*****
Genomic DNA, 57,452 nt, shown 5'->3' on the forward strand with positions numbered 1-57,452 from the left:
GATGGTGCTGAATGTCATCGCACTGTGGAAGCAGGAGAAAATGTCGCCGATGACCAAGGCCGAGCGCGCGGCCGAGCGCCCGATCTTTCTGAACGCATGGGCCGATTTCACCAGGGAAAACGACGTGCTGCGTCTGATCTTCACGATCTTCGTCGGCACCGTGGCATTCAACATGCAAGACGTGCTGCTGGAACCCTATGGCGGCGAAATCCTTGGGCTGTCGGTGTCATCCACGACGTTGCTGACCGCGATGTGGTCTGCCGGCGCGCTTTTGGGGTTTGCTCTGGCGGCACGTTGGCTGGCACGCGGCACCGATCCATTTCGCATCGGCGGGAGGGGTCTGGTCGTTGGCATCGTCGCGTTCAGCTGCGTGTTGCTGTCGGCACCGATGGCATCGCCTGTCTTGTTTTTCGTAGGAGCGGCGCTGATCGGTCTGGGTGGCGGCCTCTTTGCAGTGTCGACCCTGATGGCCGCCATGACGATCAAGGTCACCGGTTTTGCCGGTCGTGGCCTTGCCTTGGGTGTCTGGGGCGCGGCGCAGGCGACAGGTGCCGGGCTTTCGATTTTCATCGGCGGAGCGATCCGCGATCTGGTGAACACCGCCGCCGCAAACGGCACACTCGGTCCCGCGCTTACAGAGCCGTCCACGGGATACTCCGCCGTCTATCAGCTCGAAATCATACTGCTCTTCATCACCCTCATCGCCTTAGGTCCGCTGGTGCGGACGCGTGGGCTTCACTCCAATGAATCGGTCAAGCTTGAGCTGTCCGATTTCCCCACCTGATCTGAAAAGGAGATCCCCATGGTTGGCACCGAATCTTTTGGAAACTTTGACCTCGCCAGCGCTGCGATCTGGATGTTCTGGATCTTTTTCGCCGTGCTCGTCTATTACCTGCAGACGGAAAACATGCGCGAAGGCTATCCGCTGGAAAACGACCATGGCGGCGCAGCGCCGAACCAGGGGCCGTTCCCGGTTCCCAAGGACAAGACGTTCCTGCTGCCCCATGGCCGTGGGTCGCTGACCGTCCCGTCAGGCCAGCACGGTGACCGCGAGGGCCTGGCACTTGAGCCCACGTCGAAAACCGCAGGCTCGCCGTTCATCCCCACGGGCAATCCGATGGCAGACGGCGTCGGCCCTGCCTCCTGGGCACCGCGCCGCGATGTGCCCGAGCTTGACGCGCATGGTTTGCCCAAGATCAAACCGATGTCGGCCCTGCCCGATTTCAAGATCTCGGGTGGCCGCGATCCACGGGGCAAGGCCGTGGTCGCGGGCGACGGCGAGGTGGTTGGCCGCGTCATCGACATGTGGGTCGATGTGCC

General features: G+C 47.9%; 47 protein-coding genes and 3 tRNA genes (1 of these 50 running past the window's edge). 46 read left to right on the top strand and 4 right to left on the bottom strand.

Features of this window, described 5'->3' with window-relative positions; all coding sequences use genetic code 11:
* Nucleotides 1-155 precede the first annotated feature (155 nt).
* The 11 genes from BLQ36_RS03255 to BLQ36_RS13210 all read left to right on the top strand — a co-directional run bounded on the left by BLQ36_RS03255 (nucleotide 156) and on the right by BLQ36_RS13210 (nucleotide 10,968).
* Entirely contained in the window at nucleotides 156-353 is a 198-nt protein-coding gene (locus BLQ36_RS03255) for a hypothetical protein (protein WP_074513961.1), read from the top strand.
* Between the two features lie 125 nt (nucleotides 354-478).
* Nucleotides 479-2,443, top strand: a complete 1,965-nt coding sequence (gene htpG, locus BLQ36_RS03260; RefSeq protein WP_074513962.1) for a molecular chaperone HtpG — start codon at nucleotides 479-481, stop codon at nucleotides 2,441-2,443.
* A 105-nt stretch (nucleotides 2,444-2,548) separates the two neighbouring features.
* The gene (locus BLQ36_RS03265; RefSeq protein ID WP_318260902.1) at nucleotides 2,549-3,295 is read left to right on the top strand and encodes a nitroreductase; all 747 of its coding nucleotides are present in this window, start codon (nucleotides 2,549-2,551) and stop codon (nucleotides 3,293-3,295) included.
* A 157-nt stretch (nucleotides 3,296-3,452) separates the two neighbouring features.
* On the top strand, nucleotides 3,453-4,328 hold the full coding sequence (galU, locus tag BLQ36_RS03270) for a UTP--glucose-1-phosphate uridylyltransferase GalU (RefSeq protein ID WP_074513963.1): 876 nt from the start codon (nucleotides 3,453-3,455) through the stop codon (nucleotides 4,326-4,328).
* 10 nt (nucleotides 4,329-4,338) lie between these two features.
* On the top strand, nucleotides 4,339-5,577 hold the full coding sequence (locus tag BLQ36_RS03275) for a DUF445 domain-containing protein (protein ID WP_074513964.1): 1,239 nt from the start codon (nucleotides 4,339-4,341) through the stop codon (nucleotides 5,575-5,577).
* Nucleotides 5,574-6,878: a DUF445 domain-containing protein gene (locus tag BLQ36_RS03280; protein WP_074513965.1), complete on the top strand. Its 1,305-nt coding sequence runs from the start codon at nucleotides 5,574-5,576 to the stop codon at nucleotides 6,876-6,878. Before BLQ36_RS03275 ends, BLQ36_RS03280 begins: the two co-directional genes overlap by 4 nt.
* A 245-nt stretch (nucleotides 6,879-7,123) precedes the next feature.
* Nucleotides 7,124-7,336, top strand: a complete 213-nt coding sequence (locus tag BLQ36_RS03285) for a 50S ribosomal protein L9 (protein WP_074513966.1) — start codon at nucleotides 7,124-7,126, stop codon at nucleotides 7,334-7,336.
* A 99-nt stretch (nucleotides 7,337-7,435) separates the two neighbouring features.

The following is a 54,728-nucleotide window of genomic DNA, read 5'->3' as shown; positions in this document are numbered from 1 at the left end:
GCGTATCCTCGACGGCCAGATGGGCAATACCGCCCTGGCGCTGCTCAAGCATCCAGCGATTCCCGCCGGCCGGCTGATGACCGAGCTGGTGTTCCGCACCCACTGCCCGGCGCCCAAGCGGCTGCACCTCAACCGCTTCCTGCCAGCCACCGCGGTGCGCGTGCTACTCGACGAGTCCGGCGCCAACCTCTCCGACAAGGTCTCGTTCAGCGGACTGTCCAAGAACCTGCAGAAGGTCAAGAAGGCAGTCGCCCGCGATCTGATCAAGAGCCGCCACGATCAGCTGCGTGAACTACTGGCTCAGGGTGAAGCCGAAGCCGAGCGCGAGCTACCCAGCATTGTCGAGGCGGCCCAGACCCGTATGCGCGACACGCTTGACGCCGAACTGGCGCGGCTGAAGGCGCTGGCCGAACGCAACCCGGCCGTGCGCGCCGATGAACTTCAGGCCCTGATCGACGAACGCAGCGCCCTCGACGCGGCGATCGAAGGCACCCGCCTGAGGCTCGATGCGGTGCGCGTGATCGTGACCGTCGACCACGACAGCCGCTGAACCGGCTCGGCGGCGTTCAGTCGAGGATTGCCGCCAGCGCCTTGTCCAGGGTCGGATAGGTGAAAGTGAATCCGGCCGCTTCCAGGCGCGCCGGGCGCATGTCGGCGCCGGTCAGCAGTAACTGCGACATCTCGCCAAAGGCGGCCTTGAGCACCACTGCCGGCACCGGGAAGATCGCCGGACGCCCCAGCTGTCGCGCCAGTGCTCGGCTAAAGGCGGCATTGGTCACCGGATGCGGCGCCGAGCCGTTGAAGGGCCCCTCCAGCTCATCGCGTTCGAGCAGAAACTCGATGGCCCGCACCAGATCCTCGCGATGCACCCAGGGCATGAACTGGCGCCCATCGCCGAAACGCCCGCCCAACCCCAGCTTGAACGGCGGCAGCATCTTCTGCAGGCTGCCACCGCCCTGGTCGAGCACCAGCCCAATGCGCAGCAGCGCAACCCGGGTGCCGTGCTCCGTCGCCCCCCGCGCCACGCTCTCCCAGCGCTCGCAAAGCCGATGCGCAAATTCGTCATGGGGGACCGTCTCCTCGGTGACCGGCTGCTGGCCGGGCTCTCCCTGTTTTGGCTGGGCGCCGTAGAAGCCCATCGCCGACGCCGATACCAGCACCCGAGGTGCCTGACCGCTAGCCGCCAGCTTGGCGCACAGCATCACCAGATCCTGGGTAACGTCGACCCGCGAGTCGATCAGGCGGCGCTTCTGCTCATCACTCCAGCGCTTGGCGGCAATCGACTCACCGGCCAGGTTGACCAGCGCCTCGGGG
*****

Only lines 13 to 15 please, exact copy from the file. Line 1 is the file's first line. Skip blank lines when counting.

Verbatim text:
* On the top strand, nucleotides 3,453-4,328 hold the full coding sequence (galU, locus tag BLQ36_RS03270) for a UTP--glucose-1-phosphate uridylyltransferase GalU (RefSeq protein ID WP_074513963.1): 876 nt from the start codon (nucleotides 3,453-3,455) through the stop codon (nucleotides 4,326-4,328).
* 10 nt (nucleotides 4,329-4,338) lie between these two features.
* On the top strand, nucleotides 4,339-5,577 hold the full coding sequence (locus tag BLQ36_RS03275) for a DUF445 domain-containing protein (protein ID WP_074513964.1): 1,239 nt from the start codon (nucleotides 4,339-4,341) through the stop codon (nucleotides 5,575-5,577).